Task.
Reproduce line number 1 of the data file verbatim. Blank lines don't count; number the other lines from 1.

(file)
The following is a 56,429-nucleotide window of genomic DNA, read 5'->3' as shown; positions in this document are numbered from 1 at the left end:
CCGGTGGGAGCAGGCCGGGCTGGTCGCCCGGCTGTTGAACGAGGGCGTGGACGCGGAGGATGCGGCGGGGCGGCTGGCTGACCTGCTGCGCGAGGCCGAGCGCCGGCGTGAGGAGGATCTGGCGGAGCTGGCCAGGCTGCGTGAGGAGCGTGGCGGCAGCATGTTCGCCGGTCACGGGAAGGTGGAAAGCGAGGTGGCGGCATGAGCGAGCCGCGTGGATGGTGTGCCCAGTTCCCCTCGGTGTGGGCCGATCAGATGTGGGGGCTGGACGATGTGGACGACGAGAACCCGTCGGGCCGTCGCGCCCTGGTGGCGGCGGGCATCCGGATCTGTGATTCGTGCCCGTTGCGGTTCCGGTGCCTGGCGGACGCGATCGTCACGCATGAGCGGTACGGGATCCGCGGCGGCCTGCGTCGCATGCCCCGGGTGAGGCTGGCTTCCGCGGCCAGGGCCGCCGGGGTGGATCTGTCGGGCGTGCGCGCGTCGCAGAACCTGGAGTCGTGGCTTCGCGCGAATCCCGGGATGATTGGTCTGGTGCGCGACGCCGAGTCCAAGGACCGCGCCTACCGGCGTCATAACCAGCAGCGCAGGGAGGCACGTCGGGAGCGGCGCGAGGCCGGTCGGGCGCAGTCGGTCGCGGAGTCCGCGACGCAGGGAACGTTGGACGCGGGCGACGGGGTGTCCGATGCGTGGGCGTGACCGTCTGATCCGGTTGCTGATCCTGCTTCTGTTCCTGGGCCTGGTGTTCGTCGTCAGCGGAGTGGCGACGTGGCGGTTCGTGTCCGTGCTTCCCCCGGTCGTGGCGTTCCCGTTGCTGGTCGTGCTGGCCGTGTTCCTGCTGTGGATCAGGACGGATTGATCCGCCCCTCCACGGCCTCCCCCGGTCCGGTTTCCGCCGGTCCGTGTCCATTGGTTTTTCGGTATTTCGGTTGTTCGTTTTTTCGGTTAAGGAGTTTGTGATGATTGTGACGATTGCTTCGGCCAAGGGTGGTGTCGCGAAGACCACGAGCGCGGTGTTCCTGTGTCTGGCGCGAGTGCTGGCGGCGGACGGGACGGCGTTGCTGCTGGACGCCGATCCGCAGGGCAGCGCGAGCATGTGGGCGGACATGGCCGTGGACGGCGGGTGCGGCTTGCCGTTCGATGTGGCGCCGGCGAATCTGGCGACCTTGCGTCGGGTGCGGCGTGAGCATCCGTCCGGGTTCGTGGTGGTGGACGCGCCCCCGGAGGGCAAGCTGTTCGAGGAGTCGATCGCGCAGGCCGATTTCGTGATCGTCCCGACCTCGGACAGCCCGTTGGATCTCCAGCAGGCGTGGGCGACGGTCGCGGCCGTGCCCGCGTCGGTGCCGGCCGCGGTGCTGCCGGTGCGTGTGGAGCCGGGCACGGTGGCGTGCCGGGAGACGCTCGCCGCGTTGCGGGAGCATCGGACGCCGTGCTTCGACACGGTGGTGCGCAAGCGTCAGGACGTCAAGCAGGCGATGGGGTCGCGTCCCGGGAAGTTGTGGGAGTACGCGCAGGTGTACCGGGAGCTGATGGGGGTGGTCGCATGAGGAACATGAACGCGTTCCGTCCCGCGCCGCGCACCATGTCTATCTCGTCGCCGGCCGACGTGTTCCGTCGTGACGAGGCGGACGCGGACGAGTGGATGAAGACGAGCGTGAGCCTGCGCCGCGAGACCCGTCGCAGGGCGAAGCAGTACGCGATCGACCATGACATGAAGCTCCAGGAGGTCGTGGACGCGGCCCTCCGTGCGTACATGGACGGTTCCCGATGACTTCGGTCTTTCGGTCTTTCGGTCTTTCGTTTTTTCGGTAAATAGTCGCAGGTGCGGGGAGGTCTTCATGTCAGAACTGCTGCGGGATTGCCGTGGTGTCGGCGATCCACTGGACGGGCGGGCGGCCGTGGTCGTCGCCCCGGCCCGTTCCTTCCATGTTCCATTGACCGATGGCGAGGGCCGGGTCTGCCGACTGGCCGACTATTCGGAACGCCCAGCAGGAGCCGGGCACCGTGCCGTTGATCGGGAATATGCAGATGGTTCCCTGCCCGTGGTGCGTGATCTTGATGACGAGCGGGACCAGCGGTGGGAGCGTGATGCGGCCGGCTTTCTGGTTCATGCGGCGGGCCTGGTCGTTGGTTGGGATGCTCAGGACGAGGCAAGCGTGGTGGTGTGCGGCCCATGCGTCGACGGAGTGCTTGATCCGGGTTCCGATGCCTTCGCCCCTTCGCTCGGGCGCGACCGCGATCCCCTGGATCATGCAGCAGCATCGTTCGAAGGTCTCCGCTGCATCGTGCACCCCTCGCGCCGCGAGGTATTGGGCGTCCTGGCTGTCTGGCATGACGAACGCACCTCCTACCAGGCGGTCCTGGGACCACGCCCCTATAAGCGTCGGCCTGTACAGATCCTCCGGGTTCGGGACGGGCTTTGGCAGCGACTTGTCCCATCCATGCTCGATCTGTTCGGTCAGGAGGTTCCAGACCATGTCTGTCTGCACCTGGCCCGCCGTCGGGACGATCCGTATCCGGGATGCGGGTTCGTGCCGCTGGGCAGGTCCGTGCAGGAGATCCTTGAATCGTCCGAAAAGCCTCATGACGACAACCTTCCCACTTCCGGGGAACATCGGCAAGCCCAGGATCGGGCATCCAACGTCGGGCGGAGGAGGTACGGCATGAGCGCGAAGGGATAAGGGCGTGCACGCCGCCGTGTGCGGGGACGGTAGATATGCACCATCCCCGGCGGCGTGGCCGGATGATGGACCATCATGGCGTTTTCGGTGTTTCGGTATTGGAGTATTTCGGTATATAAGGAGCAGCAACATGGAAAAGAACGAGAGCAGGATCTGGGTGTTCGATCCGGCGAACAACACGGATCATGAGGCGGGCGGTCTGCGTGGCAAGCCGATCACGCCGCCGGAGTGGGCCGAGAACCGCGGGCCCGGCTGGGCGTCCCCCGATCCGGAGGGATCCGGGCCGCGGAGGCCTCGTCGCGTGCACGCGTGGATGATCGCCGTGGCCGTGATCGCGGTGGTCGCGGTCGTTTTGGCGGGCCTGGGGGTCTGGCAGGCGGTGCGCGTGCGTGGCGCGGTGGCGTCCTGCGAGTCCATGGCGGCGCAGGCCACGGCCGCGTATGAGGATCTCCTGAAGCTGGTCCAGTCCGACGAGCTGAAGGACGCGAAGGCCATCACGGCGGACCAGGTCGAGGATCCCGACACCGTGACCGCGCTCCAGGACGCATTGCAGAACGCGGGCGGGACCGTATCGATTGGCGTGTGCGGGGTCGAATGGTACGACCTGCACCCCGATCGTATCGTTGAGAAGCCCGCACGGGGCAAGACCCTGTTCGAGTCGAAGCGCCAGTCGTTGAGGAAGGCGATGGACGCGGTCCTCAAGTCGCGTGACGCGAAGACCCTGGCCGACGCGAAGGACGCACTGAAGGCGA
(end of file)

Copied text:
The following is a 56,429-nucleotide window of genomic DNA, read 5'->3' as shown; positions in this document are numbered from 1 at the left end: